Wild dog’s are a farmers worst nightmare. Stock losses are on the increase and farms are under pressure like never before.
The Victorian State Government will reinstate its wild dog bounty in an effort to control pest numbers.
The government axed its wild dog bounty program in June 2015 in which hunters were paid $100 per head to trap and shoot the pest animal.
Pressure from affected farmers saw Minister for Agriculture Jaala Pulford announce a “bigger, better bounty” of $120 in Northern Victoria and Gippsland between March and October 2017.
The reinstated bounty comes six months after the Minister announced an extension to wild dog aerial baiting programs and an existing fox bounty in April.
Ms Pulford said wild dog control relied on “a combination of measures” including baiting, trapping and the bounty.
In an interview on October 17, Deakin University ecologist Euan Ritchie told ABC Gippsland “bounties fail” because they are unable to reduce numbers and break breeding patterns and they were ineffective in large and remote areas.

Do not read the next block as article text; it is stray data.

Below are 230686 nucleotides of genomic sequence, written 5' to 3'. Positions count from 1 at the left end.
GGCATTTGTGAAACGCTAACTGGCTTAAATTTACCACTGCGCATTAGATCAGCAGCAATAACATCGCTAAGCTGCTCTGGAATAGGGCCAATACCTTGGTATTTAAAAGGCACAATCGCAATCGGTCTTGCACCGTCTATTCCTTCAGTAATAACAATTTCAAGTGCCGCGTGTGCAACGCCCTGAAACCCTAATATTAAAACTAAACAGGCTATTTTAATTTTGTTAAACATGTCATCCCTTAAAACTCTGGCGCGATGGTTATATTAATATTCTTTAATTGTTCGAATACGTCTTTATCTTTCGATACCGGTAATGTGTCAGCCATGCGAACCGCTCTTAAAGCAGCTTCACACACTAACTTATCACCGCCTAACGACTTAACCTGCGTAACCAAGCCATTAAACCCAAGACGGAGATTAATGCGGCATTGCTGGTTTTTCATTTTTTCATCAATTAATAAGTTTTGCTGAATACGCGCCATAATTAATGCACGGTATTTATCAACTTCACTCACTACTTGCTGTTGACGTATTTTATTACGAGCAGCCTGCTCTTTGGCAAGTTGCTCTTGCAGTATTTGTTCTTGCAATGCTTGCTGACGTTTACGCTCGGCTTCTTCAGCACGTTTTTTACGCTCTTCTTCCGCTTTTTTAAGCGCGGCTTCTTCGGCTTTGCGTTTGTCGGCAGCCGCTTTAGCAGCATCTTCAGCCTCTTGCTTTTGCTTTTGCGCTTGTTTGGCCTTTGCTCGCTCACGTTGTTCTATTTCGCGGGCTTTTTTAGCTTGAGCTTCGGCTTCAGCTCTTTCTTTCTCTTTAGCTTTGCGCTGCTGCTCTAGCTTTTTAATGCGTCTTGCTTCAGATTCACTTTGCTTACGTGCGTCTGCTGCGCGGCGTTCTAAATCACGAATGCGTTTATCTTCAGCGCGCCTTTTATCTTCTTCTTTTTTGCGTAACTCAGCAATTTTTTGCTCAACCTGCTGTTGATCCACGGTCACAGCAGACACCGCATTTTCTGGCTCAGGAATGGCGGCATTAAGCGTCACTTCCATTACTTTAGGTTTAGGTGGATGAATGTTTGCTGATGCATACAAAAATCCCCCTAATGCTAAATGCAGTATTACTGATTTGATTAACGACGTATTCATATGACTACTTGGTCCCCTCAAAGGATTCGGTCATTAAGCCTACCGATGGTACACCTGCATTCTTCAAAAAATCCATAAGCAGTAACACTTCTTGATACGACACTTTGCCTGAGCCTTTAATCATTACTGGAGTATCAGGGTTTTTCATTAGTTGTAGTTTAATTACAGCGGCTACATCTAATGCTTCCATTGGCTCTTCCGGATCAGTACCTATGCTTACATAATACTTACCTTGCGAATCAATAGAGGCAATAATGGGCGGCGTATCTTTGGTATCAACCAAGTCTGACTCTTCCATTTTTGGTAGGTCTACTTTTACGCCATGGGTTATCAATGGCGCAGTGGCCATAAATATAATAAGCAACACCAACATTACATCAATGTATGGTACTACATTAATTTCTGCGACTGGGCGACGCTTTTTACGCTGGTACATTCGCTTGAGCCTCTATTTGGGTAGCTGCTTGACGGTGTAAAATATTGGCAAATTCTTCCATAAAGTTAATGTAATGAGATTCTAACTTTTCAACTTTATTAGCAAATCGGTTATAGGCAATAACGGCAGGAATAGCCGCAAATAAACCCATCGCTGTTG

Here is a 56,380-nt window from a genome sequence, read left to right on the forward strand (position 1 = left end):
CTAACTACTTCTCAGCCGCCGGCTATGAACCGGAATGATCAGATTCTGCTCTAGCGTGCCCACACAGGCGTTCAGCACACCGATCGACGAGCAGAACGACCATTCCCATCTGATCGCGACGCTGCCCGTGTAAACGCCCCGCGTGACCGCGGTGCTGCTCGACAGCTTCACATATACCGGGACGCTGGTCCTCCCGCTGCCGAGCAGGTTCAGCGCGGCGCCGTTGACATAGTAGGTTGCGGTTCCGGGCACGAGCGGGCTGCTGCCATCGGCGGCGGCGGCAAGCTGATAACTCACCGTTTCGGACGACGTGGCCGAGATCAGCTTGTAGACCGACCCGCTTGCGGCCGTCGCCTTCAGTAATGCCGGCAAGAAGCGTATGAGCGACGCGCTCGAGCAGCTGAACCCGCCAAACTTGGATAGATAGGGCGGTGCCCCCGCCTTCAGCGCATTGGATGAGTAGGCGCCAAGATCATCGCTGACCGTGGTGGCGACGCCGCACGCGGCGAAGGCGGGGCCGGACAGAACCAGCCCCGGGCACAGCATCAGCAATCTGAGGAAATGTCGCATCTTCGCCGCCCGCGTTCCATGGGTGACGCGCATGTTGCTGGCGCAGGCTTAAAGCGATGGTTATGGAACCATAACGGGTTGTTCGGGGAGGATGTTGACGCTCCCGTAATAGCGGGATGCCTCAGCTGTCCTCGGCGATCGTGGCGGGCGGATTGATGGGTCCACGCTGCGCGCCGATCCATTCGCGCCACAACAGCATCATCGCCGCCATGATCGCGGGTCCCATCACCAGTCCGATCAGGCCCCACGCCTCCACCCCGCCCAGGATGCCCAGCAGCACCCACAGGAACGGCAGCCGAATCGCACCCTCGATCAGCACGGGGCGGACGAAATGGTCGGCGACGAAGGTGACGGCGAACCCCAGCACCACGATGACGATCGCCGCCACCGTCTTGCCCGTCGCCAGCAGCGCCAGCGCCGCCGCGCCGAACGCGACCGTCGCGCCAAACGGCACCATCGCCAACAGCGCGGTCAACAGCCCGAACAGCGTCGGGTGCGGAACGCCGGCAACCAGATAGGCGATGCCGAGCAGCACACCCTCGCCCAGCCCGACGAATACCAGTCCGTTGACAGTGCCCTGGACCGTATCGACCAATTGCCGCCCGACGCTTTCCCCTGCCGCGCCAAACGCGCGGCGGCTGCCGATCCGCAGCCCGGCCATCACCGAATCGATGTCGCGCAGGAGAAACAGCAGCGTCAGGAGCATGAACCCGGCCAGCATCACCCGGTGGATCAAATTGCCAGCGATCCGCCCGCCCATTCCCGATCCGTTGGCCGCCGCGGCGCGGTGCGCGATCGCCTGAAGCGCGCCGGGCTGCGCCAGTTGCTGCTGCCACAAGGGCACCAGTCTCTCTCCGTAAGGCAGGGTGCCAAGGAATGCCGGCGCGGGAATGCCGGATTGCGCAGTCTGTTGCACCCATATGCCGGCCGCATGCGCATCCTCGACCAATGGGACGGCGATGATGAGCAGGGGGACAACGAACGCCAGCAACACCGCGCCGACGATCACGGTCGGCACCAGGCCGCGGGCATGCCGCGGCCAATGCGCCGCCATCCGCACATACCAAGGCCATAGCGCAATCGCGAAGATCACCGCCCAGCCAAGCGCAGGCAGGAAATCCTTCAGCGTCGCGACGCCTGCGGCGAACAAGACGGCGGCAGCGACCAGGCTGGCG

But Ms Pulford dismissed this criticism and said there was a role for hunters “in a suite of measures”.
“I would suggest to you that none of the [control] measures work in isolation,” she said.
“But we’re not proposing to use any of them in isolation.”
Sheep and cattle producer Simon Turner farms at Bindi, near Swifts Creek in the East Gippsland high country.
Mr Turner is a former Wild Dog Ministerial Advisory Committee member and he welcomed the reinstatement of the wild dog bounty.
Mr Turner said it was excellent news.
“It’s something that we thought probably would happen anyway,” he said.
“The current government was reviewing the whole process and withdrew the program for a while, and to their credit they’ve seen the value in the program.”